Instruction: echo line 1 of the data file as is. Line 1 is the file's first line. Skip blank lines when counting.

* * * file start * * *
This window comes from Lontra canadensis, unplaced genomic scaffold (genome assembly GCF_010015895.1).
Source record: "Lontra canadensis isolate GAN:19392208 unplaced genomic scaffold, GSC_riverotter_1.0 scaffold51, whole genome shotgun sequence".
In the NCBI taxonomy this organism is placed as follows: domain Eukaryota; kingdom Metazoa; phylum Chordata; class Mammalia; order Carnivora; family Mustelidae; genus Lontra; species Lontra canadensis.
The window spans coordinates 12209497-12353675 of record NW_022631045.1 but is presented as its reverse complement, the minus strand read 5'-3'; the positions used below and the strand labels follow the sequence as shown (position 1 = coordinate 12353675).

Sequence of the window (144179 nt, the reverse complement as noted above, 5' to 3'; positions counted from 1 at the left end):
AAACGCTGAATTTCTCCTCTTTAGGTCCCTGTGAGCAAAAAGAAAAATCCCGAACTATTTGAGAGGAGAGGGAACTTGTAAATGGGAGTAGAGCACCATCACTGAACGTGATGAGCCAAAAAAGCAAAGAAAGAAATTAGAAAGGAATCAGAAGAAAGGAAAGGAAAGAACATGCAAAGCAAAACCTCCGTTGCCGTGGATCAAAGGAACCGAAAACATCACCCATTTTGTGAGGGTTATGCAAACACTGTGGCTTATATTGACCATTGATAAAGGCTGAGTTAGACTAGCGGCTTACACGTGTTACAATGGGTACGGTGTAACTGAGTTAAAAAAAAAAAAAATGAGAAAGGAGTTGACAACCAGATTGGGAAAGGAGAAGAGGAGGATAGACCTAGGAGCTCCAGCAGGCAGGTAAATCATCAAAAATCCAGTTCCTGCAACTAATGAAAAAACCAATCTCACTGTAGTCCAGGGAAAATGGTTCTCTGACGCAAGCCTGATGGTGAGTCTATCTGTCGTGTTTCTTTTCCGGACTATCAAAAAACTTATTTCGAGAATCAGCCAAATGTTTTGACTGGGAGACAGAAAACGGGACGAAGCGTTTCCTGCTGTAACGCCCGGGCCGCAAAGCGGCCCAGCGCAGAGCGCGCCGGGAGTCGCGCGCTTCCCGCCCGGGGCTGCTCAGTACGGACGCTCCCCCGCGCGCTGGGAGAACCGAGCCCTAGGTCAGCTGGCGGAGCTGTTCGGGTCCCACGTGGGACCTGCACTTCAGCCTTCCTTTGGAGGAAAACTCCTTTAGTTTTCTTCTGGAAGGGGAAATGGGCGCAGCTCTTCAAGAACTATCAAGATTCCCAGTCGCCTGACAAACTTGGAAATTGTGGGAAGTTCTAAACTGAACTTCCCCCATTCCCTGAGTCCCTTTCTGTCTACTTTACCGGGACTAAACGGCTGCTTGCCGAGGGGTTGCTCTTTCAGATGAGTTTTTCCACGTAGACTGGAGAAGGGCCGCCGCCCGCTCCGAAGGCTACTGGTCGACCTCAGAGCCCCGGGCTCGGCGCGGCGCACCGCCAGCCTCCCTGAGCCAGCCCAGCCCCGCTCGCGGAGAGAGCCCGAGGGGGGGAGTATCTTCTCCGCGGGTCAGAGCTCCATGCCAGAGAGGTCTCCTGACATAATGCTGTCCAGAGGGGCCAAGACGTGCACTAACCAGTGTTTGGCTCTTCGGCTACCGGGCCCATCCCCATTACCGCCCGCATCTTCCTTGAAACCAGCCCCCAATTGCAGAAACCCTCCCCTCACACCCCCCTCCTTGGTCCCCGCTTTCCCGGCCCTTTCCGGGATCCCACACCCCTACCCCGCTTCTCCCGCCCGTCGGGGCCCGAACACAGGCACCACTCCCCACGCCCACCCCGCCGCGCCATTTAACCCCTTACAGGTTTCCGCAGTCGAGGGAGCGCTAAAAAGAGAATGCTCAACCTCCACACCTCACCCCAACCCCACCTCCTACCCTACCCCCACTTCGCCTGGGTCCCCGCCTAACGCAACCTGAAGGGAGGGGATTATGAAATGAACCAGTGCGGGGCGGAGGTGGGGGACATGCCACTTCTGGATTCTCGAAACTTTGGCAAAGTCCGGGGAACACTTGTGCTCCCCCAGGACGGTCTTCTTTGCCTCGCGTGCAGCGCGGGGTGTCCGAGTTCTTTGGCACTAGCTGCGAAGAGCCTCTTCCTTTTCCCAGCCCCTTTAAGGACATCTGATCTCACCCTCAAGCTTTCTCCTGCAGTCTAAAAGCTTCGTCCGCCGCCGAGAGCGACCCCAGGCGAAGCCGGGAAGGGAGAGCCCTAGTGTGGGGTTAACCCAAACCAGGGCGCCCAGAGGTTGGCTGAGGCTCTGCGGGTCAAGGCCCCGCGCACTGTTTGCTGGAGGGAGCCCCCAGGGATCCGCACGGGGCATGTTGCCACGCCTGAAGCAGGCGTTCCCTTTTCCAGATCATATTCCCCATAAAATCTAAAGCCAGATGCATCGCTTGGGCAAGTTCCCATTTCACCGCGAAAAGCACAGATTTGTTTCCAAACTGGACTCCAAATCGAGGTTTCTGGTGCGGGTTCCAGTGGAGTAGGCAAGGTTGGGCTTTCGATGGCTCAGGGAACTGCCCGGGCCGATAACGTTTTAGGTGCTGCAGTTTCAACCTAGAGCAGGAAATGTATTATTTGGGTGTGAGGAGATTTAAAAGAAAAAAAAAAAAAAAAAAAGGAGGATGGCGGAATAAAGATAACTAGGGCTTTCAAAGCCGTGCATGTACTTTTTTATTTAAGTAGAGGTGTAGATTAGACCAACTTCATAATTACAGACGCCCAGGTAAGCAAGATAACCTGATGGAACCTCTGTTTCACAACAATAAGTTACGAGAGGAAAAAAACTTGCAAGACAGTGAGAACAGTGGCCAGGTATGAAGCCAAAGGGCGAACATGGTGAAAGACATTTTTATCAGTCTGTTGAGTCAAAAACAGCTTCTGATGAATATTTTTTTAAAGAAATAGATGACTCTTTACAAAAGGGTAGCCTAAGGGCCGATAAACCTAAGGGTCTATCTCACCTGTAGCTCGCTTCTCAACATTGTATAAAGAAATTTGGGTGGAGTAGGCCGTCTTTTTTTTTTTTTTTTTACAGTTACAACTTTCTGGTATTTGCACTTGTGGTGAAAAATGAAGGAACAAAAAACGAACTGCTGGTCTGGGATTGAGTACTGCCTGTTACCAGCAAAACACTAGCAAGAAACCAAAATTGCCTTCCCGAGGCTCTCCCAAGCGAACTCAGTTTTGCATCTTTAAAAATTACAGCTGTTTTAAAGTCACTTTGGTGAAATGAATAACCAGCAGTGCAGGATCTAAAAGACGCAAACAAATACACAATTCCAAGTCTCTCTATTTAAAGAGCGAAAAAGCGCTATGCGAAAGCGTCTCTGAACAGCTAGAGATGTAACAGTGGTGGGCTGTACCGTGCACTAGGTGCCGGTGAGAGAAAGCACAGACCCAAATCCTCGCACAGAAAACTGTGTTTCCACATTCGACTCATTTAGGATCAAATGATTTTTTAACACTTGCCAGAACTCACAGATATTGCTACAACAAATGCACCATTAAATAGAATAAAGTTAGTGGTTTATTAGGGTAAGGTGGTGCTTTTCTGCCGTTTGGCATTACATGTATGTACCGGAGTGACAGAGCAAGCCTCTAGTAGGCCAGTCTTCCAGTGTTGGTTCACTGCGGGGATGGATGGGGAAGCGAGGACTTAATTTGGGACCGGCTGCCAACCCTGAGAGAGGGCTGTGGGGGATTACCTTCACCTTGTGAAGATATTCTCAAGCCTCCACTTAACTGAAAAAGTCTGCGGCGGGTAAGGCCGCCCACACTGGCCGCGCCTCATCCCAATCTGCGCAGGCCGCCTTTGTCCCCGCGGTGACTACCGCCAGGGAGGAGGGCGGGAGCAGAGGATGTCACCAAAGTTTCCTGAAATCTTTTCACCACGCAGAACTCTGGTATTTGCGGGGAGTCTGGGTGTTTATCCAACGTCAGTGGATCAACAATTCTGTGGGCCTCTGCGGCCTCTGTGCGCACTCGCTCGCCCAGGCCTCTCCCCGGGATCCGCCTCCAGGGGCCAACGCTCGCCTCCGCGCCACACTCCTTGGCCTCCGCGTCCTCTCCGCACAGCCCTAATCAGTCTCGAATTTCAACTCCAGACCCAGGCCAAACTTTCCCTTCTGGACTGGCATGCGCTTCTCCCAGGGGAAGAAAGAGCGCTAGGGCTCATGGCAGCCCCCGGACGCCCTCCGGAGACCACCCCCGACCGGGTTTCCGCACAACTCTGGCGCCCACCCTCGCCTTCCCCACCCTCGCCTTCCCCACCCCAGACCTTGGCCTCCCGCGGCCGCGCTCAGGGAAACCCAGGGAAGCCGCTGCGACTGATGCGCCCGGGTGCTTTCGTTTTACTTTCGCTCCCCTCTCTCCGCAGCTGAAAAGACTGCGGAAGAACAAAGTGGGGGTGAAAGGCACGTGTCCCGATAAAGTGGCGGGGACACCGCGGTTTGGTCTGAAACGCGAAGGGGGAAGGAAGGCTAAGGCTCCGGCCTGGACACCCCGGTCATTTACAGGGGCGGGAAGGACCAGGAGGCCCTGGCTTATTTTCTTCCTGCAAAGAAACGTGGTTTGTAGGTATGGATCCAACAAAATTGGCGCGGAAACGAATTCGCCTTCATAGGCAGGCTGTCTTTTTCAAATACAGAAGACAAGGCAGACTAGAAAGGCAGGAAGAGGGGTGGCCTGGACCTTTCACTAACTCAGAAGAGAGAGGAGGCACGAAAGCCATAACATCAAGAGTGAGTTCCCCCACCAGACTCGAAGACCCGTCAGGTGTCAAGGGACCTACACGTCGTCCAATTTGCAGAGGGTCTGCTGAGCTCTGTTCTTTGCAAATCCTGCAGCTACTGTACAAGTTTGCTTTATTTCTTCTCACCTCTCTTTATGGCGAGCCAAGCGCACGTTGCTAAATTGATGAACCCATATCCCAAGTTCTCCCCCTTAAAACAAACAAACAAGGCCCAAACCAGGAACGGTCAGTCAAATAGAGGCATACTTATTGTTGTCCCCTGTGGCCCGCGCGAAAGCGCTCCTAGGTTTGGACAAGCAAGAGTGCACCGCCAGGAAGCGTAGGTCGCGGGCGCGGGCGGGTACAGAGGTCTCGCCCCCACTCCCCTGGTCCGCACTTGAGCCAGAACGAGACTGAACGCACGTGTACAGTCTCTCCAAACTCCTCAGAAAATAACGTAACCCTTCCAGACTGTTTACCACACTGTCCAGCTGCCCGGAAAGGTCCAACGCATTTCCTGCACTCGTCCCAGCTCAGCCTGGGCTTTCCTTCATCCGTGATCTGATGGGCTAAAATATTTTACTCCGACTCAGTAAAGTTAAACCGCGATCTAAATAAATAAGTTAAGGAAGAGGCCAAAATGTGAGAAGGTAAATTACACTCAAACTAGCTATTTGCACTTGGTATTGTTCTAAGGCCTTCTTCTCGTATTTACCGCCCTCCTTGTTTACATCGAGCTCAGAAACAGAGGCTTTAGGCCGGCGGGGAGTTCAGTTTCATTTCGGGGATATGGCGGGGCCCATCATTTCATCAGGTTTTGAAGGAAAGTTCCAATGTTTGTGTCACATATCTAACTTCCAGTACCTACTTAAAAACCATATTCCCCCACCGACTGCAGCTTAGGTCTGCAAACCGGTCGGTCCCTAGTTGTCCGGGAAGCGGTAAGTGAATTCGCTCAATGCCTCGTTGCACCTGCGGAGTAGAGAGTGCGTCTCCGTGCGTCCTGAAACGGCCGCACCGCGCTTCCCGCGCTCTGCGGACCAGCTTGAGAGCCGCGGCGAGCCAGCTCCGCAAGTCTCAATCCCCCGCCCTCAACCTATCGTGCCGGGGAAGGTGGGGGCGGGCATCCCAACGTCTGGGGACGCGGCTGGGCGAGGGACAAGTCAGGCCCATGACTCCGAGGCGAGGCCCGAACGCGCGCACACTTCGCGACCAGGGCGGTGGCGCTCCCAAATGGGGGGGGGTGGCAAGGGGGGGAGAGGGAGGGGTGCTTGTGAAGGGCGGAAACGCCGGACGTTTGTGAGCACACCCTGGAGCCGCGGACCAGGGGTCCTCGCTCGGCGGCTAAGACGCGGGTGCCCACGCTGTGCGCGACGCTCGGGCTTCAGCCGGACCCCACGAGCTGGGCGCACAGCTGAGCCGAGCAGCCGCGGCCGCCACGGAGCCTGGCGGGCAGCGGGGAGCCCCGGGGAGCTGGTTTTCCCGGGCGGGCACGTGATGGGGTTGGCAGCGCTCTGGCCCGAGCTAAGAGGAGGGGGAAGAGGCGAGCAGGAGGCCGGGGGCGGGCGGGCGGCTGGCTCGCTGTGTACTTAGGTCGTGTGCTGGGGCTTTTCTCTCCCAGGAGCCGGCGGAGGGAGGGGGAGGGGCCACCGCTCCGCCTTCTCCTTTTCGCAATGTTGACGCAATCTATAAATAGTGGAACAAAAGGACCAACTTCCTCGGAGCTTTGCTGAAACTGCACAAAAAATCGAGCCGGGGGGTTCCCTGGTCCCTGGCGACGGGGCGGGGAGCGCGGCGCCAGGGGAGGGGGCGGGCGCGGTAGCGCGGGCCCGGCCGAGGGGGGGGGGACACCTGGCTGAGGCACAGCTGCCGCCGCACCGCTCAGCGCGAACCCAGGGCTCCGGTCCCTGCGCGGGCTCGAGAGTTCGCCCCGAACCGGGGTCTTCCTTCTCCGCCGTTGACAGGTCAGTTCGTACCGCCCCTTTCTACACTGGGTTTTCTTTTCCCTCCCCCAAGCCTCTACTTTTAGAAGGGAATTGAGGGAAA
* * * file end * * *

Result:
This window comes from Lontra canadensis, unplaced genomic scaffold (genome assembly GCF_010015895.1).